Section 4 and Section 5 are dedicated to the contribution to DM due to the lightest sterile neutrino. This is a good warm dark matter candidate when its mass is around the keV. Three possible mechanisms are found. The first two are the non-resonant [38] and resonant [39] production mechanisms, which occur thanks to the mixing between this sterile neutrino and the active neutrinos of the SM (see Refs. [40,41,42] for reviews). The third one takes place in a recently proposed CPT-symmetric universe [43,44], where inflation and the above-mentioned mixing are not required. For all these mechanisms, we derive the contributions to the DM energy density and the observational bounds as functions of the DM fraction X s due to the lightest sterile neutrino. Some of these functions were already known in the literature, while others are extracted here, as discussed in those sections.
Since in all the sterile neutrino production mechanisms the masses of these neutral fermions are below the ∼ 10 14 GeV scale, they necessarily have a negligible impact on the running and, consequently, the parameter space of the a ν MSM with absolute EW vacuum stability is enlarged [1]. This is because, generically, a Yukawa coupling (that is proportional to the mass of a fermion) contributes negatively to the β -function of the Higgs quartic coupling, as explained at the end of Section 5. Furthermore, the presence of a sizeable sterile neutrino contribution to DM, as we will discuss explicitly, allows the reduction of the mass of the extra scalar for fixed values of its couplings and so stabilization of the EW vacuum more efficiently [1,13,45,46]. All the sterile neutrino production mechanisms, therefore, favor EW vacuum stability. This is another motivation for realizing a fraction of DM through sterile neutrinos in the a ν MSM.
Yet another motivation for this work is the fact that the well-motivated presence of the axion also significantly enlarges the viable region of parameter space for sterile neutrino DM in the a ν MSM, compared to the case2 X s = 1 (where this region is quite narrow [52,53]): all observational bounds become weaker when the sterile neutrino has to account for only a fraction X s < 1 of DM.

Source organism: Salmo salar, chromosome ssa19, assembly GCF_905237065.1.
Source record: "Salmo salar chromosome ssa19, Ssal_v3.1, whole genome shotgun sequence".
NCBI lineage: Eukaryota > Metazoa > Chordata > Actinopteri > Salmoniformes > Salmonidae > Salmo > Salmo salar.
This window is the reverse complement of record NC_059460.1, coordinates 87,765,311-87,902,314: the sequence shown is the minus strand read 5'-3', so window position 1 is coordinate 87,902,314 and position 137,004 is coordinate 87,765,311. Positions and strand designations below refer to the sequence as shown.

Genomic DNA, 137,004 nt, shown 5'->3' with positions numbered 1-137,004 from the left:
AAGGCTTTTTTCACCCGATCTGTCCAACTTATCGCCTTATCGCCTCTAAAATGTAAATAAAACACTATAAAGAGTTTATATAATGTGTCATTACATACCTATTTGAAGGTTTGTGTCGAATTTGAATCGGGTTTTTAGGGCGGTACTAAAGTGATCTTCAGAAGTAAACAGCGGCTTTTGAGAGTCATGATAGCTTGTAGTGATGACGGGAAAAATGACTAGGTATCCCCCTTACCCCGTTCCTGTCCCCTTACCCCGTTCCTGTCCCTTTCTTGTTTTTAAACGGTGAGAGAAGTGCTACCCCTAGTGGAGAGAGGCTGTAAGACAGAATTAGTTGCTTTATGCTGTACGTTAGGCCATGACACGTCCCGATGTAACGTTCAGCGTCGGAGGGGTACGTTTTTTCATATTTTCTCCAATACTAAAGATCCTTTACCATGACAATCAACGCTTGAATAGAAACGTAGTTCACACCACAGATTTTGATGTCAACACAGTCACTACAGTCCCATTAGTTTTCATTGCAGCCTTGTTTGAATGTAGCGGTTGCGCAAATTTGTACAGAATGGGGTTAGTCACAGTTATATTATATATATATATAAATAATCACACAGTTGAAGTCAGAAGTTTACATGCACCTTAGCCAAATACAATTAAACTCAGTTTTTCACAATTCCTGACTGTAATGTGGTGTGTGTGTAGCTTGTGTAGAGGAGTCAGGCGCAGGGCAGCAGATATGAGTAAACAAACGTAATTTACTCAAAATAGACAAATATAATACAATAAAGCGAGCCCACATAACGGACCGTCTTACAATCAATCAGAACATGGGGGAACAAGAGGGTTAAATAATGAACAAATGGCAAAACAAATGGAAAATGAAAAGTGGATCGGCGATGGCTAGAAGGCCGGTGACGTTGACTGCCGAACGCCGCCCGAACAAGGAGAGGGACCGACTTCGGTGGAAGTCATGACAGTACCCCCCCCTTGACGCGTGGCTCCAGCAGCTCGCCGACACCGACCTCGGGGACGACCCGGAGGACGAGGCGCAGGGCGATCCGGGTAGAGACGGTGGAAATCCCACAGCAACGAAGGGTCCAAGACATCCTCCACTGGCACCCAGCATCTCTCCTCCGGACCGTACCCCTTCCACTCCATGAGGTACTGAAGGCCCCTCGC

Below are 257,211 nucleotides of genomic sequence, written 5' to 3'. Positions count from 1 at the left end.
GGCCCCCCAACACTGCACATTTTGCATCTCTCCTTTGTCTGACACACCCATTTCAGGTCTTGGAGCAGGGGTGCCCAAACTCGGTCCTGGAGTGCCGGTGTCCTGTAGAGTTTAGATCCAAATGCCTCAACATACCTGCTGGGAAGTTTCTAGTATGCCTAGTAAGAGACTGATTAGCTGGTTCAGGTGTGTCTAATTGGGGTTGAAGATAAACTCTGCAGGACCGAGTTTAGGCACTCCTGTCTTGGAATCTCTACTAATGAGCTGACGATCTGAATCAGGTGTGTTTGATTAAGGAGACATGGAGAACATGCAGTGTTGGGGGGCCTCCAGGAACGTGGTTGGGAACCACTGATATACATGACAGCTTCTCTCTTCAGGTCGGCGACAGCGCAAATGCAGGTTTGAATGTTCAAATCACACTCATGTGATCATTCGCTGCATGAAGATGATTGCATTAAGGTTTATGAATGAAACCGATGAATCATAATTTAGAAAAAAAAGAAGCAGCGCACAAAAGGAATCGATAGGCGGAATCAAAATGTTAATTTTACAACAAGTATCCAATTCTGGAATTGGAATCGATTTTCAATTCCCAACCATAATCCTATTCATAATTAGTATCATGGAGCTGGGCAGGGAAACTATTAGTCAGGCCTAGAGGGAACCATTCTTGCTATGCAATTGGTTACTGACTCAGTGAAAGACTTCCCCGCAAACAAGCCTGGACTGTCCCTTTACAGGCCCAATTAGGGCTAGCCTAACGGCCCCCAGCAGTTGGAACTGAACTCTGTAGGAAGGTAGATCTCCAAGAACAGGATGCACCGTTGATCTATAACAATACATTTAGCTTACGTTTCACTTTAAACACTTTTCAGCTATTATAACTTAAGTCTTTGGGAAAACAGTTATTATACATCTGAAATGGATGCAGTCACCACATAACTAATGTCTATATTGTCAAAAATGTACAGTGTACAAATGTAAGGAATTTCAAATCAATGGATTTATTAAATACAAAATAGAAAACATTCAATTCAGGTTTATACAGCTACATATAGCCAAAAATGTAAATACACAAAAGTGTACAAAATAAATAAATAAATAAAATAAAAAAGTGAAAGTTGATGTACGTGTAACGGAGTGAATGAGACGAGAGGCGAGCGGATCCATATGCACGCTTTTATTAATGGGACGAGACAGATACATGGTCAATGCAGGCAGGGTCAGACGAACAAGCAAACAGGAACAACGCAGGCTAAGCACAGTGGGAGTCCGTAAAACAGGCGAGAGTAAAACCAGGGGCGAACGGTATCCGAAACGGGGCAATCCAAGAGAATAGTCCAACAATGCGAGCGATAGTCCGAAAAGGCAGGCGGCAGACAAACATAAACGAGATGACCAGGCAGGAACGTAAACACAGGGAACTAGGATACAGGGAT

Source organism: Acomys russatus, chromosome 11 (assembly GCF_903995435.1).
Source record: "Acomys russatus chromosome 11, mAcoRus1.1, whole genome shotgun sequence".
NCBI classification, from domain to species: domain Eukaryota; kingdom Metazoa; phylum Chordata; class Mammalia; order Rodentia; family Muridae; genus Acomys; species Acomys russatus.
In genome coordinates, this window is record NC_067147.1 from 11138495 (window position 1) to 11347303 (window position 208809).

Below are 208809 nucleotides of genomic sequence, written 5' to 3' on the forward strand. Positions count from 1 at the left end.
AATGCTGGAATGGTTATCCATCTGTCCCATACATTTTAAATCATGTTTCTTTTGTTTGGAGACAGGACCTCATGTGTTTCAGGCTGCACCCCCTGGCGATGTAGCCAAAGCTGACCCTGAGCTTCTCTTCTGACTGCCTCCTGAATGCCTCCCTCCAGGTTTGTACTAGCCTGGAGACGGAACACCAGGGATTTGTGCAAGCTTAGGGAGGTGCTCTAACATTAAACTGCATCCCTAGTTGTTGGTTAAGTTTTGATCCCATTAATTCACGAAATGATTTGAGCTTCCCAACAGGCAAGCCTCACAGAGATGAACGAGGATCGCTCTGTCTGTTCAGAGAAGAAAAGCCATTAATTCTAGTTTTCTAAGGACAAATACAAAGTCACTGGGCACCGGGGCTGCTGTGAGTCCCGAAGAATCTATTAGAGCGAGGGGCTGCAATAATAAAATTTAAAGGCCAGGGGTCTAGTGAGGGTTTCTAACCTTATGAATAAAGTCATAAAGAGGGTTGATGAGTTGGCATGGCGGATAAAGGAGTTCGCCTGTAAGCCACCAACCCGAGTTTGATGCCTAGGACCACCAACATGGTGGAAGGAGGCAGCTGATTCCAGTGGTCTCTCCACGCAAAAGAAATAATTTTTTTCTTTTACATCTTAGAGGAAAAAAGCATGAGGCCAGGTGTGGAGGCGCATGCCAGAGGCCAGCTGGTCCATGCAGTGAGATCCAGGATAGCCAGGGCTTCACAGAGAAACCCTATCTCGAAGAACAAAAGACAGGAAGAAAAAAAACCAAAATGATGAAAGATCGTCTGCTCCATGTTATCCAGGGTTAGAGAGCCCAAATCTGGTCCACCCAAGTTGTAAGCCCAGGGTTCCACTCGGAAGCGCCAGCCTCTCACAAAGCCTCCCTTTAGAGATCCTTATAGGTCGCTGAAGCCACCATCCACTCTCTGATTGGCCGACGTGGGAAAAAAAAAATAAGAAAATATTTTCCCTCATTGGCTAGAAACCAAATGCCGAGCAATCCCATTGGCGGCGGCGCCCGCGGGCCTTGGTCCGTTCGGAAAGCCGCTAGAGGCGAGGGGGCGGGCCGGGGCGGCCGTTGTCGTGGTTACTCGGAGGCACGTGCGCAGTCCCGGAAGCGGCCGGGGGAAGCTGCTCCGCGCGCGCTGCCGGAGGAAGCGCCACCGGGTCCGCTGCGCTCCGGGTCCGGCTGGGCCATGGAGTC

Another possible source of DM in the a ν MSM could be due to primordial black holes (PBHs): CHI features a (quasi) inflection point in the inflaton potential, which has been proposed in [54,55,56,57,58] as a potential trigger for PBH DM production (see Ref. [59] for a review). However, in Section 6, we show that, although this feature is qualitatively present, the a ν MSM is not quantitatively able to account for any fraction of DM in the form of PBHs.
Therefore, the a ν MSM leads to an axion–sterile neutrino DM scenario, which allows us to relate the axion parameters such as the axion decay constant f a to the sterile neutrino parameters (the masses of these neutral particles and their mixing with the active neutrinos); this provides us with an interesting link between neutrino and axion physics. The allowed parameter space for this combined axion–sterile neutrino DM scenario is identified in Section 7 taking into account the previously discussed bounds.
Finally, in Section 8 we offer our conclusions.

2. The a ν MSM and Generic Observational Bounds

We now give the details of the a ν MSM that are needed for our purposes (see Refs. [1,13] for an introduction to this model). The SM is extended with three sterile neutrinos N i and the fields of the KSVZ axion model [2,3] (two Weyl fermions q 1 , q 2 neutral under SU ( 2 ) L × U ( 1 ) Y and a complex scalar A) .
Correspondingly, the SM Lagrangian, L SM , is extended by adding three terms,
L = L SM + L N + L axion + L gravity ,
which we define in turn. L N represents the N-dependent piece:
i N ¯ i / N i + 1 2 N i M i j N j + Y i j L i H N j + h . c . .
We take the Majorana mass matrix M diagonal and real, M = d i a g ( M 1 , M 2 , M 3 ) , without loss of generality, but the Yukawa matrix Y is generic. L axion is the KSVZ piece:
L axion = i j = 1 2 q ¯ j / D q j + | A | 2 ( y q 2 A q 1 + h . c . ) Δ V ( H , A ) ,
where Δ V ( H , A ) is the A-dependent piece of the classical potential
Δ V ( H , A ) λ A ( | A | 2 f a 2 / 2 ) 2 + λ H A ( | H | 2 v 2 ) ( | A | 2 f a 2 / 2 ) ,
v 174 GeV is the EW breaking scale and f a is the axion decay constant. The Yukawa coupling y is chosen real and positive without loss of generality. Finally,
L gravity = M ¯ Pl 2 2 + ξ H ( | H | 2 v 2 ) + ξ A ( | A | 2 f a 2 / 2 ) R Λ ,
where M ¯ Pl is the reduced Planck mass, R is the Ricci scalar, ξ H and ξ A are the non-minimal couplings of H and A to gravity and Λ is the cosmological constant. In our model, the inflaton is identified with the Higgs; it is possible to do so with ξ H O ( 10 ) , as discussed in Ref. [13], when we are close to the frontier between the stability and the metastability of the EW vacuum (critical Higgs inflation).